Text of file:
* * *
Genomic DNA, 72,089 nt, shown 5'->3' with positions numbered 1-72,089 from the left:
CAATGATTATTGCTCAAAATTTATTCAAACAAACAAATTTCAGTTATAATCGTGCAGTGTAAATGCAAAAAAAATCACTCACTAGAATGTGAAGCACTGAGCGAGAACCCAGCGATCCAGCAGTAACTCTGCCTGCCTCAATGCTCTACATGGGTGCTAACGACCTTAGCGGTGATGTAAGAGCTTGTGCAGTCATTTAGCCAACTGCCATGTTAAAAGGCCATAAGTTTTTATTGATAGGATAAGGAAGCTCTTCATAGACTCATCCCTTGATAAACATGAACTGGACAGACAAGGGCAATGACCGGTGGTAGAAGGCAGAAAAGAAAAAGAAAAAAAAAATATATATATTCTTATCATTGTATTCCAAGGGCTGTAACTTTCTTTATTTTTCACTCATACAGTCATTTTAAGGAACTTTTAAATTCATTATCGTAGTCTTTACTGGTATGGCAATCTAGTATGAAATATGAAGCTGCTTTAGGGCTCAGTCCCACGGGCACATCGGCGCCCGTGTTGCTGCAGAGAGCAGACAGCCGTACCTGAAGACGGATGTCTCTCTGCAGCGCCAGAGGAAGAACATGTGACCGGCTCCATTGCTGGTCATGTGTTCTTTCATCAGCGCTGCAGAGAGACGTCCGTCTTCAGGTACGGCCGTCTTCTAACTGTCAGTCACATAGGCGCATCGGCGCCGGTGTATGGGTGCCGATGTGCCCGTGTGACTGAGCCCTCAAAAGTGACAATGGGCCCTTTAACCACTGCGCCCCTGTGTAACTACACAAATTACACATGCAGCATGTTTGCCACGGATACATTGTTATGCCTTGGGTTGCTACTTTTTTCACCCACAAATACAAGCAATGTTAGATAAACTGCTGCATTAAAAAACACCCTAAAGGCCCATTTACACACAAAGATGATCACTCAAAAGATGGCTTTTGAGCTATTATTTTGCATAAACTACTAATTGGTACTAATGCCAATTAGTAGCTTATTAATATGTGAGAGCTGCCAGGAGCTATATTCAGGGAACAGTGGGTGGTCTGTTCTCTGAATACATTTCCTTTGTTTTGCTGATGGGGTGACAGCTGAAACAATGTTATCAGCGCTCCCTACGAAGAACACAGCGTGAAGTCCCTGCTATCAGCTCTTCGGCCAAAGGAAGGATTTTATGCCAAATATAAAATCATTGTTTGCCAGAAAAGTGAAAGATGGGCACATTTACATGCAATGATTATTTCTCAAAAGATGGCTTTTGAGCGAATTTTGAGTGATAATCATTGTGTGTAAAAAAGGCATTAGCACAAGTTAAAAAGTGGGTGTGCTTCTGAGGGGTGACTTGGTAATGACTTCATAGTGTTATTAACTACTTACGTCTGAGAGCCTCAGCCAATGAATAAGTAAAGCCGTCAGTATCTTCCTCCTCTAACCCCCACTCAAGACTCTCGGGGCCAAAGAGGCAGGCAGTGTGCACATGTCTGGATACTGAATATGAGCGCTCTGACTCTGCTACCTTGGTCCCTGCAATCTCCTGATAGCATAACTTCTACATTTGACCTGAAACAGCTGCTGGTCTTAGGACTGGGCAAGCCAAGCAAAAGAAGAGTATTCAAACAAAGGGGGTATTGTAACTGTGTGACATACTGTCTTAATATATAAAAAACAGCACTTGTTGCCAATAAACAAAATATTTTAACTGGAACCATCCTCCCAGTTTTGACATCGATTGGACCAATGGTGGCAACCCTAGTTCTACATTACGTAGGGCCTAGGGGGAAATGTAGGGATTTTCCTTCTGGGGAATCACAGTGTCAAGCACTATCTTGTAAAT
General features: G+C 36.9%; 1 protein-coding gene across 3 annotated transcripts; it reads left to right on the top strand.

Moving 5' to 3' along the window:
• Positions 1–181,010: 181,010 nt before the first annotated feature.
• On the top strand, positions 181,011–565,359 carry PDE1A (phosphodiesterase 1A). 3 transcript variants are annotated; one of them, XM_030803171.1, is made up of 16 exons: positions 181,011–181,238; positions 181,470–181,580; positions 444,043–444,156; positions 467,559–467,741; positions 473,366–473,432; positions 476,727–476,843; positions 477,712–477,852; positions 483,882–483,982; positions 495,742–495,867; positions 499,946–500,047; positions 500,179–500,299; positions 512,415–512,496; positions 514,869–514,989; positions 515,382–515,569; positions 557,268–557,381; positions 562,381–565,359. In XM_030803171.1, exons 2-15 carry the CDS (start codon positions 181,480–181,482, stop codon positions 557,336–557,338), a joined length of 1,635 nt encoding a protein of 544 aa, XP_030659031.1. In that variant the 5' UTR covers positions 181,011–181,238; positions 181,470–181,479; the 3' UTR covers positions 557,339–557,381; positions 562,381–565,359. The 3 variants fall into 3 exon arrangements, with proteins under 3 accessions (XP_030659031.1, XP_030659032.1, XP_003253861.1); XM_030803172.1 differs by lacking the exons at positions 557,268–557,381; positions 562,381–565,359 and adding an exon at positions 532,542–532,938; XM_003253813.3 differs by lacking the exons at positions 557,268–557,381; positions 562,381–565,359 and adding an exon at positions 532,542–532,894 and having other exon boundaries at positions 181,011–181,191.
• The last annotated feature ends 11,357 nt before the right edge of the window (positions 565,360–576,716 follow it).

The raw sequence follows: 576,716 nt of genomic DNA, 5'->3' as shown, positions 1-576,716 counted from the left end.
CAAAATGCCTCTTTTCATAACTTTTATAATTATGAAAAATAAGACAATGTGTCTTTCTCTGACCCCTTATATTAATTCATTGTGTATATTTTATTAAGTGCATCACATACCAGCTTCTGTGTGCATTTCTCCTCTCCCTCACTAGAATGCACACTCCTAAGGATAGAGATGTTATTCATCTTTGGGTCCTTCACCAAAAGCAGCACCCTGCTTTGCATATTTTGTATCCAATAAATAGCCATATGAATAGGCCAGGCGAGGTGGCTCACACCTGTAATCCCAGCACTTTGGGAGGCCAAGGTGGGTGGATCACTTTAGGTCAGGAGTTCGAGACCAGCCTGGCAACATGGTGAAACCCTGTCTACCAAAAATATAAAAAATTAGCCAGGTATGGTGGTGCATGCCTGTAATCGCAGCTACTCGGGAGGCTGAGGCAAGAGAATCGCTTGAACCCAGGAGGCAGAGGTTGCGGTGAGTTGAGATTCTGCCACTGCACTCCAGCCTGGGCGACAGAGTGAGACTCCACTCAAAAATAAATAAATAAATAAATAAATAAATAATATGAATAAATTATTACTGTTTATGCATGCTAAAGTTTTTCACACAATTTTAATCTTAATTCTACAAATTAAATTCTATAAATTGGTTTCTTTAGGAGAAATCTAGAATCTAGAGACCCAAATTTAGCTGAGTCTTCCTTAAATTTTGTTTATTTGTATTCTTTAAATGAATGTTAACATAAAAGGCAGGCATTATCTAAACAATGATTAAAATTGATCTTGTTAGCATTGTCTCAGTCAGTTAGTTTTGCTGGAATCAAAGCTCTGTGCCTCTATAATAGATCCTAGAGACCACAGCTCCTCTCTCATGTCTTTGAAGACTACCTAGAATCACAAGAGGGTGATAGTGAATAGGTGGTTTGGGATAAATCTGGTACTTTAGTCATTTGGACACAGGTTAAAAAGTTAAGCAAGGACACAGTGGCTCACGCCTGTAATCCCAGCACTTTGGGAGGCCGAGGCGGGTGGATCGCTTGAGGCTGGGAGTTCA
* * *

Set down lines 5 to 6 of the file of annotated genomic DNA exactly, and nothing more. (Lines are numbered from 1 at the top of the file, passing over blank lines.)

• Positions 1–181,010: 181,010 nt before the first annotated feature.
• On the top strand, positions 181,011–565,359 carry PDE1A (phosphodiesterase 1A). 3 transcript variants are annotated; one of them, XM_030803171.1, is made up of 16 exons: positions 181,011–181,238; positions 181,470–181,580; positions 444,043–444,156; positions 467,559–467,741; positions 473,366–473,432; positions 476,727–476,843; positions 477,712–477,852; positions 483,882–483,982; positions 495,742–495,867; positions 499,946–500,047; positions 500,179–500,299; positions 512,415–512,496; positions 514,869–514,989; positions 515,382–515,569; positions 557,268–557,381; positions 562,381–565,359. In XM_030803171.1, exons 2-15 carry the CDS (start codon positions 181,480–181,482, stop codon positions 557,336–557,338), a joined length of 1,635 nt encoding a protein of 544 aa, XP_030659031.1. In that variant the 5' UTR covers positions 181,011–181,238; positions 181,470–181,479; the 3' UTR covers positions 557,339–557,381; positions 562,381–565,359. The 3 variants fall into 3 exon arrangements, with proteins under 3 accessions (XP_030659031.1, XP_030659032.1, XP_003253861.1); XM_030803172.1 differs by lacking the exons at positions 557,268–557,381; positions 562,381–565,359 and adding an exon at positions 532,542–532,938; XM_003253813.3 differs by lacking the exons at positions 557,268–557,381; positions 562,381–565,359 and adding an exon at positions 532,542–532,894 and having other exon boundaries at positions 181,011–181,191.